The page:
In Blog: Factually Speaking

From the First Tuesday newsletter
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I hope you are all experiencing some type of spring “break,” whether it’s a full family vacation or just getting outside and enjoying the warmer weather. But the onset of spring means another season is upon us—budget season. That means that we have to get our rest and relaxation in now so that we’re energized and ready to get to work when legislators return to the Capitol on April 12th.
We are hearing that the full House Appropriations Committee will be taking up the education omnibus budget that covers funding for K12 schools, community colleges and higher education the first week back. The committee is expected to move the general government omnibus the following week, April 19th-21st. They are expected to move quickly, as are the Senate budgets.
Completing a budget in early summer has been a goal for recent Legislatures, and one they have been succeeding at. This earlier timeline has been particularly beneficial to schools, who know where their funding stands prior to the start of a new school year. However, the accelerated budget process has also had some negative consequences, as the need to move quickly has sometimes been at the expense of thorough deliberation and review. Speed is not the measurement of a good budget—its content is. And too often, an imaginary deadline takes precedent over real programs for real people.
The state budget is an indicator of our values, as our priorities are defined by what we are willing to pay for. In the Capitol, there is a limited amount of money to work with each year, and legislators invest in what is important to them. Sometimes that aligns with the needs of their districts and constituents. Other times, it is driven more by political consideration.
If we agree that the state budget is our values statement, then we have much to be concerned about. For the last ten years, the Legislature has been cutting the budget, hurting our communities, our schools, our local infrastructure and our roads. Some of that money, $1.6 billion, to be exact, went to business tax cuts that didn’t help our economy. While there are many different issues with state government that led to the Flint water crisis and the deterioration of Detroit schools, these problems were borne out of bad budget decisions. A business mindset and a hyperfocus on the bottom line meant that the Legislature lost sight of the needs of the people government is supposed to serve.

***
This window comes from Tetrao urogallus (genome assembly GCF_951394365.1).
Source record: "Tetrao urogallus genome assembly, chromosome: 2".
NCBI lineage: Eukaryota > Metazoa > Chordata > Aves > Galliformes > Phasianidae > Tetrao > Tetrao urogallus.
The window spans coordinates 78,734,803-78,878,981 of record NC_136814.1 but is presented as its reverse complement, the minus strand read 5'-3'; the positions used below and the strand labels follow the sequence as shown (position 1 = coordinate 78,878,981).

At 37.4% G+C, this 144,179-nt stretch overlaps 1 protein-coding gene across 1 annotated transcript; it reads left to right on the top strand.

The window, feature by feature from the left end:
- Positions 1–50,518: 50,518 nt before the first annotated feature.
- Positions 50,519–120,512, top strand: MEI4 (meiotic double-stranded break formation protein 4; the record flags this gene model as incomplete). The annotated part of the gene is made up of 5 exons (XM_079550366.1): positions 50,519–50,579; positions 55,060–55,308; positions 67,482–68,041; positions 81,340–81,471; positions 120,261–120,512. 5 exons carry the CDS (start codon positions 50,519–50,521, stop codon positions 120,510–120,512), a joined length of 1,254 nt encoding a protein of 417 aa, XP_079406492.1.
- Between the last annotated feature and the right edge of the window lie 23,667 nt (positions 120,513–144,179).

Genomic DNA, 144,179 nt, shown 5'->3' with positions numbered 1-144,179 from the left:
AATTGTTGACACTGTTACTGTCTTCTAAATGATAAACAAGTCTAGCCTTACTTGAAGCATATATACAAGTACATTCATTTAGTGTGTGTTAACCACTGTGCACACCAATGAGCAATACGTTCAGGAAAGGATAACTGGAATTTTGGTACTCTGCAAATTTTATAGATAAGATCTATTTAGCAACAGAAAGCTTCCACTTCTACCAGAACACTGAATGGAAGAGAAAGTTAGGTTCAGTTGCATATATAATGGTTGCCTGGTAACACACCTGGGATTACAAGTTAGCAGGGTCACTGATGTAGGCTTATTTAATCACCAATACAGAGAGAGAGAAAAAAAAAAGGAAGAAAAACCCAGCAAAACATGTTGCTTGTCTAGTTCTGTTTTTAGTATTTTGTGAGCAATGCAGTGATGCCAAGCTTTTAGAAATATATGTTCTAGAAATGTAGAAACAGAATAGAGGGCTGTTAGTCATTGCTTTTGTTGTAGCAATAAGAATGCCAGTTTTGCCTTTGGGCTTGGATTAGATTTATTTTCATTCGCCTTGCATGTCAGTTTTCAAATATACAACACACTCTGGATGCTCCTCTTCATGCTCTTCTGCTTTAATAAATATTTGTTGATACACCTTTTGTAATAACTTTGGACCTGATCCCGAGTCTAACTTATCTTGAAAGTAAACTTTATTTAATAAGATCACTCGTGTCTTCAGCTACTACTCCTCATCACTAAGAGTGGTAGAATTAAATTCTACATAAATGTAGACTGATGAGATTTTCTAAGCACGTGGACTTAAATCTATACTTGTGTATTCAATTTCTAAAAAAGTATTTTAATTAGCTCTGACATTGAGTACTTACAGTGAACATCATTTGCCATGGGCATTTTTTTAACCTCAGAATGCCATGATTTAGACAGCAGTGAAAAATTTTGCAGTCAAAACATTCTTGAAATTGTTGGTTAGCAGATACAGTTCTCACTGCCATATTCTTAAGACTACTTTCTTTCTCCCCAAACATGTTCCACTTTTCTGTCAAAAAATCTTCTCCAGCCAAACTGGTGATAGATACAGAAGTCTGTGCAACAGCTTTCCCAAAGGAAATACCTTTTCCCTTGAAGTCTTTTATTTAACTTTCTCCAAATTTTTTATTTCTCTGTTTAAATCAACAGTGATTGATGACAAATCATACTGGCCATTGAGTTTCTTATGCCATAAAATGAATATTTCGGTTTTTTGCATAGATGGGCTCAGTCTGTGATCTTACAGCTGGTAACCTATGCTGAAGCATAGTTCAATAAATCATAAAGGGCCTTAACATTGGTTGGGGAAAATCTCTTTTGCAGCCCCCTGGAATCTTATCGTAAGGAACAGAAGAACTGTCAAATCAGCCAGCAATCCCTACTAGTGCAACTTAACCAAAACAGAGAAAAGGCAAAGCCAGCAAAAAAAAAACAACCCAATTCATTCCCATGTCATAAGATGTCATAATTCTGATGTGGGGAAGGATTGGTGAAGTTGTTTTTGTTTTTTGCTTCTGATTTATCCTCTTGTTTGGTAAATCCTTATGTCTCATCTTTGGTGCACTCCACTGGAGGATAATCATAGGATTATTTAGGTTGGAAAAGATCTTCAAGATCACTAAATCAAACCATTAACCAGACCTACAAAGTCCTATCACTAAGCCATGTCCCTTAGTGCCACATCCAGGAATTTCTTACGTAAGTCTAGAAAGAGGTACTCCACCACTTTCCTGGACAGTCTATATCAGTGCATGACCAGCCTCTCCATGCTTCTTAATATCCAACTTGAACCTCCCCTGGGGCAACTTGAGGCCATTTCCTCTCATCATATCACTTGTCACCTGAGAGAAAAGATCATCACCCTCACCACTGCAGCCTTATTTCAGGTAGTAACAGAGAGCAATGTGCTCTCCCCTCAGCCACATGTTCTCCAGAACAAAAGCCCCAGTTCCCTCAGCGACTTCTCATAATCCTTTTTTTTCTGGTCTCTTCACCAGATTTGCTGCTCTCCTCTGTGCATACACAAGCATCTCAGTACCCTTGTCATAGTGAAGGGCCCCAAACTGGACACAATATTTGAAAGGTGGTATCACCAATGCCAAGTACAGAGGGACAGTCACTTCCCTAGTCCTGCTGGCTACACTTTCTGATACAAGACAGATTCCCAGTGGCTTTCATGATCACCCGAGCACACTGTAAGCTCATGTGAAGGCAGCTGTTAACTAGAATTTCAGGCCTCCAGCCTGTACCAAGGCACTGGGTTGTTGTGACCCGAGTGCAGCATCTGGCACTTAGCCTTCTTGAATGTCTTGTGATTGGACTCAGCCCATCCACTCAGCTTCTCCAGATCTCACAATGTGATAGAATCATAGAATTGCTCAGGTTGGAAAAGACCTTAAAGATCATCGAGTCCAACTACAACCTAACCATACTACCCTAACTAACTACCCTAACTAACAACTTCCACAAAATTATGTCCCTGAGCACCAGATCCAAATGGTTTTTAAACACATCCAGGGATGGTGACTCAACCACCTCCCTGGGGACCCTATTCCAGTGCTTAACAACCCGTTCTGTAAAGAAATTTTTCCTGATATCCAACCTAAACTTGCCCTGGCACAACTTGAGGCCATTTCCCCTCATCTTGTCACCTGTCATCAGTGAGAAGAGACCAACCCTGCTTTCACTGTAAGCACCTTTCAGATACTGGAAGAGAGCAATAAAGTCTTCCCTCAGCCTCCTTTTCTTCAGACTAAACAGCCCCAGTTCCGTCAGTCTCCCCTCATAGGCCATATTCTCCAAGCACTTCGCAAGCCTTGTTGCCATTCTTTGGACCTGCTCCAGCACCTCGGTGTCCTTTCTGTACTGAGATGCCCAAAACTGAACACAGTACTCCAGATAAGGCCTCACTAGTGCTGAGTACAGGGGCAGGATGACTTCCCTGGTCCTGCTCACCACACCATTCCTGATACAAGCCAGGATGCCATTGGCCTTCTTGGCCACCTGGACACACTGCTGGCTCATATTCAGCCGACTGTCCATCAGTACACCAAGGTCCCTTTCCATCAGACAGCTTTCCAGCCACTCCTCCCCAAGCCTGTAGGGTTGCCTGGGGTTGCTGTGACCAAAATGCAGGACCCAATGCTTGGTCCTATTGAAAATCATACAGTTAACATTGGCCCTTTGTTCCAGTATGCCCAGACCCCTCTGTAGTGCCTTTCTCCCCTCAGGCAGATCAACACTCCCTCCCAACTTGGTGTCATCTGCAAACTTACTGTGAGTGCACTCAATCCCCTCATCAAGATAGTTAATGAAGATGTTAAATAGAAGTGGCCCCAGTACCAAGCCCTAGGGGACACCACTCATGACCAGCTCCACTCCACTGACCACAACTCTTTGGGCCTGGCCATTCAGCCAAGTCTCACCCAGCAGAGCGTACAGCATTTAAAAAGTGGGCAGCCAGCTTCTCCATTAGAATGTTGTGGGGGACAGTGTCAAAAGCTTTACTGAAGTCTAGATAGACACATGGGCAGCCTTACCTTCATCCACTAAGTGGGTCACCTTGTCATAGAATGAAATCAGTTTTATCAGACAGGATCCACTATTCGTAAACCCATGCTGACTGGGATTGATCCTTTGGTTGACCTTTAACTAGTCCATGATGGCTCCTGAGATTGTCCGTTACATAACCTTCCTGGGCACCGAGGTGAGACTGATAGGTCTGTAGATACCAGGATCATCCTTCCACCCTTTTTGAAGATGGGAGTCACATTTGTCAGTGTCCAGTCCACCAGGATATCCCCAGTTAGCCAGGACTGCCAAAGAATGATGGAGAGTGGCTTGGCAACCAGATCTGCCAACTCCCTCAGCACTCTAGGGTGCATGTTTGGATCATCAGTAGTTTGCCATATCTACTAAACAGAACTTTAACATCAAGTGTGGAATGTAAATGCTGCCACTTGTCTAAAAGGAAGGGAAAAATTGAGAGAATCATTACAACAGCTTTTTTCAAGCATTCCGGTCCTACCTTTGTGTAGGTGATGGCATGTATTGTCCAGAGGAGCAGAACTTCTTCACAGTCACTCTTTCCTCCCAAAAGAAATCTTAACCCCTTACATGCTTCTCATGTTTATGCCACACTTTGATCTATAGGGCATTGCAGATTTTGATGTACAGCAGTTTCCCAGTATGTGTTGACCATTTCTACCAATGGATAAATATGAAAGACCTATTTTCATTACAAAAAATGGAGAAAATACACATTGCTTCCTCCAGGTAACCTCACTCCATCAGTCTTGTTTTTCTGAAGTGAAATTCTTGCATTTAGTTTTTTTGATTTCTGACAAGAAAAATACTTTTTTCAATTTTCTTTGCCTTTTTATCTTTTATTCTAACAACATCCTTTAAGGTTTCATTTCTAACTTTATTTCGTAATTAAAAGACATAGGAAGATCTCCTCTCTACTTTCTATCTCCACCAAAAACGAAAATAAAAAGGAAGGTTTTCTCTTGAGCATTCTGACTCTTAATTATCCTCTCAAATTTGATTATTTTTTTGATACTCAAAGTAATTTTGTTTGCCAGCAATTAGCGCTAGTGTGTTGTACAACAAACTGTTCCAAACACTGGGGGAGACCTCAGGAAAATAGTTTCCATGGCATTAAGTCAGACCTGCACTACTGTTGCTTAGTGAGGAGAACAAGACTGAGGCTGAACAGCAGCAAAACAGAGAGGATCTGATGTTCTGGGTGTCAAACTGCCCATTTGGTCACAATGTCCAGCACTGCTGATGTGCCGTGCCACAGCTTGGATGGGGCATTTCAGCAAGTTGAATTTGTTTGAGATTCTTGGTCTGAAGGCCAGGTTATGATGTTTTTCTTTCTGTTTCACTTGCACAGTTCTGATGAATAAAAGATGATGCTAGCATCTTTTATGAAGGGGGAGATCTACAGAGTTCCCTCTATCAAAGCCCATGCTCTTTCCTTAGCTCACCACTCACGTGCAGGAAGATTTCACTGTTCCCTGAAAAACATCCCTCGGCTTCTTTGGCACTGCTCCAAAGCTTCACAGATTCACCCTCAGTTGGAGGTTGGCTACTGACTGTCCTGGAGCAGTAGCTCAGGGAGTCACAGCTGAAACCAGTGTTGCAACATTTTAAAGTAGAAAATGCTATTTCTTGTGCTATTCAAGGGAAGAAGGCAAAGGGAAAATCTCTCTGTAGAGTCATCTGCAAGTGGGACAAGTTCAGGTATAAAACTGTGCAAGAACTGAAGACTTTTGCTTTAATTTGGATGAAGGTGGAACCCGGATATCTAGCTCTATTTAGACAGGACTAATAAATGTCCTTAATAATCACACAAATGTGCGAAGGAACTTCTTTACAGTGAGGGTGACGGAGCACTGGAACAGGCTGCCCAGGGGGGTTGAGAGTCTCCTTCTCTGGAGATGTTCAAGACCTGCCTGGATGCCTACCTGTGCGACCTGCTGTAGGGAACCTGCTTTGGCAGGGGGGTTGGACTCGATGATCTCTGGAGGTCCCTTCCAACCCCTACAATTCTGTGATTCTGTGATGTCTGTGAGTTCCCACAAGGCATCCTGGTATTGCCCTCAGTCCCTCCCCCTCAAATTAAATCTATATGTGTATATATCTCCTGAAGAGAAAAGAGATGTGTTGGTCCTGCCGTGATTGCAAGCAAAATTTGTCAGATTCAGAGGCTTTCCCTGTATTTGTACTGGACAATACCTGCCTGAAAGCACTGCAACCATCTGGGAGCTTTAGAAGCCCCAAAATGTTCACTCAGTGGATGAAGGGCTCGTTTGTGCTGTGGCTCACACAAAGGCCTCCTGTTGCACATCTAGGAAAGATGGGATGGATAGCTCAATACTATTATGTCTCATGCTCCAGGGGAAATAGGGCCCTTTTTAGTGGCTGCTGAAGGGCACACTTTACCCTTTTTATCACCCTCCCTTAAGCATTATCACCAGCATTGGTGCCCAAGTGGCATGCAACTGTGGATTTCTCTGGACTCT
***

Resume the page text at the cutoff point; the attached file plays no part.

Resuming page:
The League has always seen the connection between fiscal policy and social policy. We are dedicated to promoting equity and economic opportunity and independence for all. A majority of that work lies in pushing for state investment in the programs and services that people depend on to make ends meet and support their families.
From the moment the governor announces his initial budget each year, we get to work on both analysis and advocacy. The League released a first look at the governor’s 2016-2017 budget in February, outlining the pros and cons of the initial budget proposal. We will continue to provide Budget Briefs on other issues as the budget progresses.
The League has testified on budget proposals to make sure the concerns of the people we serve are heard. This includes supplemental budget funding to address the Flint water crisis, as well as appropriations for the Department of Health and Human Services, funding for adult education and the budgets for School Aid and the Department of Education.
But the most important person or organization in the budget process is YOU, and the time to act is NOW. You have the power to make a difference and stand up for the budget priorities you believe in. We encourage you to get involved and act as an advocate for yourself, your organization, your neighbor, your school or your community. We will also be emailing out Action Alerts on different budget bills as they come up to outline how you can help.
We can’t let the pace of the budget process interfere with our advocacy. As things get underway next week, I hope you’ll continue to join us in the fight for a budget that works for everyone.

— Gilda Z. Jacobs

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